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NORTHLEW PROTESTATION RETURN 1641/42

 

By the end of 1640, King Charles I had become very unpopular.  Parliament forced him to make changes in the Constitution which gave them a bigger say in how the country was governed. From then on, Parliament was split into two factions - Royalists (Cavaliers) who supported the King and Parliamentarians (Roundheads) who wanted political and religious reform.

 

On 3 May 1641, every Member of the House of Commons was ordered to make a declaration of loyalty to the crown. This was ratified next day by the House of Lords. They called it their Protestation against " an arbitrarie and tyrannical government" and another order was made that every Rector, Churchwarden and Overseer of the Poor had to appear in person before the JPs in their Hundred to make this Protestation Oath in person. It was to  be a declaration of their belief in the" Protestant religion, allegiance to the King and support for the rights and privileges of Parliament".

 

They then had to go back home to their own parish where any two of them were to require the same oath of allegiance from all males over the age of 18. The names of all who refused to make the oath were to be noted and assumed to be Catholics.

 

We have, in the Devon Protestation Returns, a set of amazing documents - something akin to a census even though no women or children are named.  A transcription is available in the West Country Studies Library in Exeter.

 

The Protestation Returns are arranged by parish.

Northlew belonged to the Hundred of  Black Torrington

The original spelling has been preserved

Henry Antonye William Heddon Roger Smale
John Ball Simon Hill Hugh Soop
Tristram Banburye Lewis Horne Simon Southwoode
William Banburye Lewis Hutchings Richard Sprye
Henry Barnburye John Jackman William Sprye
John Barnburye John Kellawaye Robert Stafford Esq.
John Beare John Kimber Robert Stafford, jun. gent
William Bennett John Kimber John Stile
Abel Berrall, gent Michael Kimber Leonard Stile
John Bickle John Lange Edward Stoneman
Robert Bickle Henry Littletar Henry Stoneman
Hugh Bissitt Robert Lugge Nathaniel Stoneman
Robert Bissitt William Lugge Robert Synge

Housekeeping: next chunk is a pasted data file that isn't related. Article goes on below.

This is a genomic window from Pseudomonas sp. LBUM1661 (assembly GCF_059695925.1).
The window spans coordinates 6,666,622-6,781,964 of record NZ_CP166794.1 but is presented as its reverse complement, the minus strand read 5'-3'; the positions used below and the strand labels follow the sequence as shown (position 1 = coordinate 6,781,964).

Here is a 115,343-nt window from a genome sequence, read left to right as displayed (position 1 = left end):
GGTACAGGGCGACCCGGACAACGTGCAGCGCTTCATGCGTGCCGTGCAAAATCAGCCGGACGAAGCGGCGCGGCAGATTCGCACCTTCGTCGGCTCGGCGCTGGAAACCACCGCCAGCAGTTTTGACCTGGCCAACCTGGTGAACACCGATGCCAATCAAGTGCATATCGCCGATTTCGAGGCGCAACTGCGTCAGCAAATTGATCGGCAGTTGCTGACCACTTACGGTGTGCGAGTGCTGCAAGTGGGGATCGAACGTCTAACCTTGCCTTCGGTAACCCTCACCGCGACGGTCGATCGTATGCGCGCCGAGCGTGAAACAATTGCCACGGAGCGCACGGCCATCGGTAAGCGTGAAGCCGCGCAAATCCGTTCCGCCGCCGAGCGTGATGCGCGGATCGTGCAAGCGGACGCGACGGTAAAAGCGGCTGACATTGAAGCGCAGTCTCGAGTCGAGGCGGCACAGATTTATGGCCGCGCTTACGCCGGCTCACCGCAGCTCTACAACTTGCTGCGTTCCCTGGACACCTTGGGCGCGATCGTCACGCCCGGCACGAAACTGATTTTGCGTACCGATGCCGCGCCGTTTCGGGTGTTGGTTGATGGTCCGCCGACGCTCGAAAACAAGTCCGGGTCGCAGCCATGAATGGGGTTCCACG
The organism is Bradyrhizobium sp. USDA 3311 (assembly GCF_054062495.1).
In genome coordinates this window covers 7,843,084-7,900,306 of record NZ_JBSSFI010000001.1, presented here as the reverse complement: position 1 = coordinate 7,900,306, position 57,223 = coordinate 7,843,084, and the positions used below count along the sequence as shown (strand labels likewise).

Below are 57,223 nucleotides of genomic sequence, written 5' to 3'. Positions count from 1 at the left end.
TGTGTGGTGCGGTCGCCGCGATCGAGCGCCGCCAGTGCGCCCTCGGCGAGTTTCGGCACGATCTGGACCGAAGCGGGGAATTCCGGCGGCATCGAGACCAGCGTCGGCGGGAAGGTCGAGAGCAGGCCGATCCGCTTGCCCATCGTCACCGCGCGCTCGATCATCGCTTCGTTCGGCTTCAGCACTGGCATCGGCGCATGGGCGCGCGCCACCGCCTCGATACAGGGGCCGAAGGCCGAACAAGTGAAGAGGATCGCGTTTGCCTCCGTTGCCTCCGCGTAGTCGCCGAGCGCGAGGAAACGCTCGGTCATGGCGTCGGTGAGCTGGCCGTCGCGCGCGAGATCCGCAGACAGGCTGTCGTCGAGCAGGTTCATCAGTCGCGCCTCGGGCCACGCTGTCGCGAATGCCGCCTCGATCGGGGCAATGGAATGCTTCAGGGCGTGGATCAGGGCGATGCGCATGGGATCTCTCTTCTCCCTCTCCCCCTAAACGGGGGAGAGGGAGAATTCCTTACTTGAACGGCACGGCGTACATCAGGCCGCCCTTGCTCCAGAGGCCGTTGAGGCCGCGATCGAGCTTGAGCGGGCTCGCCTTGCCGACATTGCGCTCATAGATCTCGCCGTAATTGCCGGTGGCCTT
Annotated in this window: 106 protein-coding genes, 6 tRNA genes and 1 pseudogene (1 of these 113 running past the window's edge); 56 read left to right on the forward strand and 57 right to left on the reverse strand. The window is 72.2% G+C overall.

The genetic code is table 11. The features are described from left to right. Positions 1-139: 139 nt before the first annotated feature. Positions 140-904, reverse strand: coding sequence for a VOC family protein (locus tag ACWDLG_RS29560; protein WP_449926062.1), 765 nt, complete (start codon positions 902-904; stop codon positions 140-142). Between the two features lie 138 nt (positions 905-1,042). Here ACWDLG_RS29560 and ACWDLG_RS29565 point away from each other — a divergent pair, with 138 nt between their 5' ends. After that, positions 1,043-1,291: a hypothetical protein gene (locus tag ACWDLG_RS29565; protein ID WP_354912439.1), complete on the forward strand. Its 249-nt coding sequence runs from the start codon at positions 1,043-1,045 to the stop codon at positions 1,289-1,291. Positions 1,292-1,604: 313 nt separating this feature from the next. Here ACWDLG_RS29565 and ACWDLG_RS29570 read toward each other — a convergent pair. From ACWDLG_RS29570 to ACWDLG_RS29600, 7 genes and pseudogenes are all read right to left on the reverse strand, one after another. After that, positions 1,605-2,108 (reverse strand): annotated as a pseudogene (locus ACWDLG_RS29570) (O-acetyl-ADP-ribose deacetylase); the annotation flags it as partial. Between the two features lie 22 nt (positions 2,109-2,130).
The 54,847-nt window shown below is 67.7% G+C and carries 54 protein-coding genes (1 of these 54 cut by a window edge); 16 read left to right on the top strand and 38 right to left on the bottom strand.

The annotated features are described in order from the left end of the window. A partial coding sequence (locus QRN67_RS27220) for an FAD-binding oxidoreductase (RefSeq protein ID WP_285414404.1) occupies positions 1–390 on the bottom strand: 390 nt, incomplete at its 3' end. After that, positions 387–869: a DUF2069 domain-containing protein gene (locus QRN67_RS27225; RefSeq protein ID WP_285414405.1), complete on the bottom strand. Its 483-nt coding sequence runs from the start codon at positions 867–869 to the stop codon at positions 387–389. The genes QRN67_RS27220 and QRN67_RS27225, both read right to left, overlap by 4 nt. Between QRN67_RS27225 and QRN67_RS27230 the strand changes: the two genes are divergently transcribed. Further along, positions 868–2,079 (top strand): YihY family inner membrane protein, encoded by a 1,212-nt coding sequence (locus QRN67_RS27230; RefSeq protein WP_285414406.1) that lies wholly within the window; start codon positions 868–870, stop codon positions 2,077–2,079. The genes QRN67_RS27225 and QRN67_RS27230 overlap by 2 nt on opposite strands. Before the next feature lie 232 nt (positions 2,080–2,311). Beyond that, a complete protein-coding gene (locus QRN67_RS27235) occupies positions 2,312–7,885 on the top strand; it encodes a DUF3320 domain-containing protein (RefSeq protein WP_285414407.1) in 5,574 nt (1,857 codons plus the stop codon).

John Blackford Richard Maye Robert Tampson
William Blackford sen. William Maye John Tickle
John Blight John Meader Thomas Townesend
John Bowlane Abraham Meadier John Tucker sen.
Thomas Bowlane Oliver Medland John Tucker jun.
Lewis Bray Richard Medland Josias Tucker
John Browne Robert Medland Richard Tuke
George Browninge Alexander Newombe Henry Turner
Edward Chugge Henry Newcombe David Vallance
Henry Chugge John Newcombe John Veale
Anthony Clemmentt John Newcombe Arthur Wadland
William Cockeram John Northam John Wadland
Humphrey Combe John Northam Richard Wadland
John Combe sen. Thomas Paddon Thomas Watkin
John Combe jun. John Partridge George Webber
John Crocker Jasper Passage John Webber
Edward Crosse John Pearce Hannibal Weeke
Edmund Ellacott Richard Pearce John Weeke
John Frost Robert Pearce Richard Welsh
John Gidlye William Pearce George Weslake
Henry Gilbert Estell Pengellye John Weslake
Joseph Glowen John Pepper Richard Weslake
Henry Glowen Thomas Pepper Robert Weslake
William Glowen William Phinamore David White
Nicholas Goodlye Michael Preater Oliver Williams
William Goodlye, Gent Christopher Preator Andrew Willobye
Edward Hatch Thomas Quint Arthur Willobye
John Heard Robert Sap John Willobye
Thomas Heard Philip Shorland Edward Woode
William Heard jun. Hugh Short Thomas Woode
John Heddon William Skellye Arthur Worth
William Heddon Richard Smale -

None refused to take the Protestation except Arthur Carye, gent, William Kimber, William Heard and John Baker who are sick: and Richard Yolden and William Blackford who have taken it in the parish of Peters Marland.

Signed by

William Sutton - Rector

Abel Berrill - High Constable

John Webber - Constable

John Vallence - Constable

Henry Glowen - Churchwarden

Richard Stoneman - Overseer

 

*For many centuries, Devon was divided into 32 administrative districts or Hundreds for land tax purpose.

Taken from the transcription by A. J. Howard published in 1973 which is available in the West Country Studies Library, Exeter.                                                                                                              Courtesy: Devon County Council

 

 
 
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